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But Berlin said there is no reason to subject offenders to the trauma of surgery when chemical castration accomplishes the same goal.

“It shouldn’t simply be a rush to judgment and certainly shouldn’t be done for punitive reasons with the idea that, ‘We’re going to castrate the bums,’” he said.

Mary Devoy, founder of Reform Sex Offender Laws of Virginia, called Hanger’s proposal “a great bill with one shocking flaw.”

“When abuse and mutilation of a human being is presented as an acceptable alternative to responsible treatment and housing for those deemed as sexually violent predators there exists a fault of reason,” she said.

Devoy supports the part of Hanger’s bill that also requires the state to examine the criteria for commitment and housing options for those released from the program. Currently, there are no halfway houses in Virginia that will take in these sex offenders, and officials will not allow offenders to be released unless they have family or friends living in Virginia to chaperone them.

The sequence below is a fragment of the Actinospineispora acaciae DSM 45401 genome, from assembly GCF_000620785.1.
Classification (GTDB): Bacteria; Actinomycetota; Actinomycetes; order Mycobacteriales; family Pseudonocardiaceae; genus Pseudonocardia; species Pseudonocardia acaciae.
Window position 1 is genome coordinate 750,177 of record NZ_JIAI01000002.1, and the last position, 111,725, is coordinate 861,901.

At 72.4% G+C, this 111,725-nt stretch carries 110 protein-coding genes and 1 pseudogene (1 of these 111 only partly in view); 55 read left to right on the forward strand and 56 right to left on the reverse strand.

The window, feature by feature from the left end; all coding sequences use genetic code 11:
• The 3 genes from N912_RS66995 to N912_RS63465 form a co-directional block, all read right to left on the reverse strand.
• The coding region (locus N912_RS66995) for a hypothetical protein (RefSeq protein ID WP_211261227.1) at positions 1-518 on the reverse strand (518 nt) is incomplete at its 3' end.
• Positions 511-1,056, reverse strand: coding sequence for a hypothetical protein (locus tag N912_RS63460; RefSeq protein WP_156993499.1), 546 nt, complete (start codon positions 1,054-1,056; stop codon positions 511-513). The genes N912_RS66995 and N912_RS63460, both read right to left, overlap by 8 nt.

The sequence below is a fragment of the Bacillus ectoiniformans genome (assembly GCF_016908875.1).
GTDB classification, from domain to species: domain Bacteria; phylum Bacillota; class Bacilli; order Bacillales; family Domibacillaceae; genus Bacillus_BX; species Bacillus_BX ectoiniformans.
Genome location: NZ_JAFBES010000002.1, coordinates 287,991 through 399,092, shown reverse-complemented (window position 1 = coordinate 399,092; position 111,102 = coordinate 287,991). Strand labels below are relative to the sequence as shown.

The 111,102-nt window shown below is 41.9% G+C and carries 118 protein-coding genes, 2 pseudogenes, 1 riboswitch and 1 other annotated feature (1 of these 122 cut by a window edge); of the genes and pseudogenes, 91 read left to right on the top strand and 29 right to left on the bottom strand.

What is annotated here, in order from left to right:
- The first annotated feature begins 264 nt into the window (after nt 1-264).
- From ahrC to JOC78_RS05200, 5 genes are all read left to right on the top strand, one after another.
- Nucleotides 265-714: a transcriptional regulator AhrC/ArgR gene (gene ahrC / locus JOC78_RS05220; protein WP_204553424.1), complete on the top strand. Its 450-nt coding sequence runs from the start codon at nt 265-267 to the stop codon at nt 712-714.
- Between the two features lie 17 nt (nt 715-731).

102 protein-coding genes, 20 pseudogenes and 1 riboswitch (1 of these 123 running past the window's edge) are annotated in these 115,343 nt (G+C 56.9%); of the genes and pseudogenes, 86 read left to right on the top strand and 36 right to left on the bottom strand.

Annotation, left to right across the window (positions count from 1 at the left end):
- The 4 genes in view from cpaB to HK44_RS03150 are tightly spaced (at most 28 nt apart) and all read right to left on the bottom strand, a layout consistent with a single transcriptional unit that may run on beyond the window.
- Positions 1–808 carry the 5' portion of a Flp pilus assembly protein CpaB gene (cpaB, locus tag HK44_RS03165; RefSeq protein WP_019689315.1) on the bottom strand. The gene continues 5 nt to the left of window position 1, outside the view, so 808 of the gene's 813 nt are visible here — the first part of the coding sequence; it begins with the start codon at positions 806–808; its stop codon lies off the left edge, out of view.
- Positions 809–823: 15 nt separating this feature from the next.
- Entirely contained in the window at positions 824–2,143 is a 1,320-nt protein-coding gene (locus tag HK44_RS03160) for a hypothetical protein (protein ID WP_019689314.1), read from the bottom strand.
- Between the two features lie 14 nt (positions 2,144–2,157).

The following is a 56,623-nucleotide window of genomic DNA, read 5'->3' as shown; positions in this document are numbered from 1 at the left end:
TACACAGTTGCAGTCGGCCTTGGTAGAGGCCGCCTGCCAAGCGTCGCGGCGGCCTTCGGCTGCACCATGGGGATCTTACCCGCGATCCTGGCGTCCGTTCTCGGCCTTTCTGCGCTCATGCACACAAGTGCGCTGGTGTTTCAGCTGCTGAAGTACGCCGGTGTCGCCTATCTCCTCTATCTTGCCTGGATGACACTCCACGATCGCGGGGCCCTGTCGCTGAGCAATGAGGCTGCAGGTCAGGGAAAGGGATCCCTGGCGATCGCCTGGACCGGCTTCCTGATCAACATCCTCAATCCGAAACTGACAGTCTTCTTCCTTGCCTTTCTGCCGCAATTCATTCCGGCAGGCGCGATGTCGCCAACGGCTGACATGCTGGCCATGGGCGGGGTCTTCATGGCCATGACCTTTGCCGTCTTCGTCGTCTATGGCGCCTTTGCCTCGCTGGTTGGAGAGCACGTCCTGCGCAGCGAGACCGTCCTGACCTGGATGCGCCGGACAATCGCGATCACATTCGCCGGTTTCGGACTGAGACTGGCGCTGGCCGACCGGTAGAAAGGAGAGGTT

Dr. Steven Wolf, director of the state’s Office of Sexually Violent Predator Services, estimates at least 25 offenders could be released and monitored in the community if they had suitable housing. The cost would be about $21,000 a year for each offender, or about a fourth of holding someone in the psychiatric facility.

Some legislators balk at releasing offenders for fear they will commit another crime, but Hanger said there must be a balance between keeping the public safe and breaking the state’s bank.

“We’re going to have to establish a policy where we punish them, we treat them the best we can, but it’s simply inappropriate policy to put them in an expensive treatment program that doesn’t work and just keep them there needlessly,” he said. “I think we’re going to have to get a happy medium as far as public safety versus the cost.”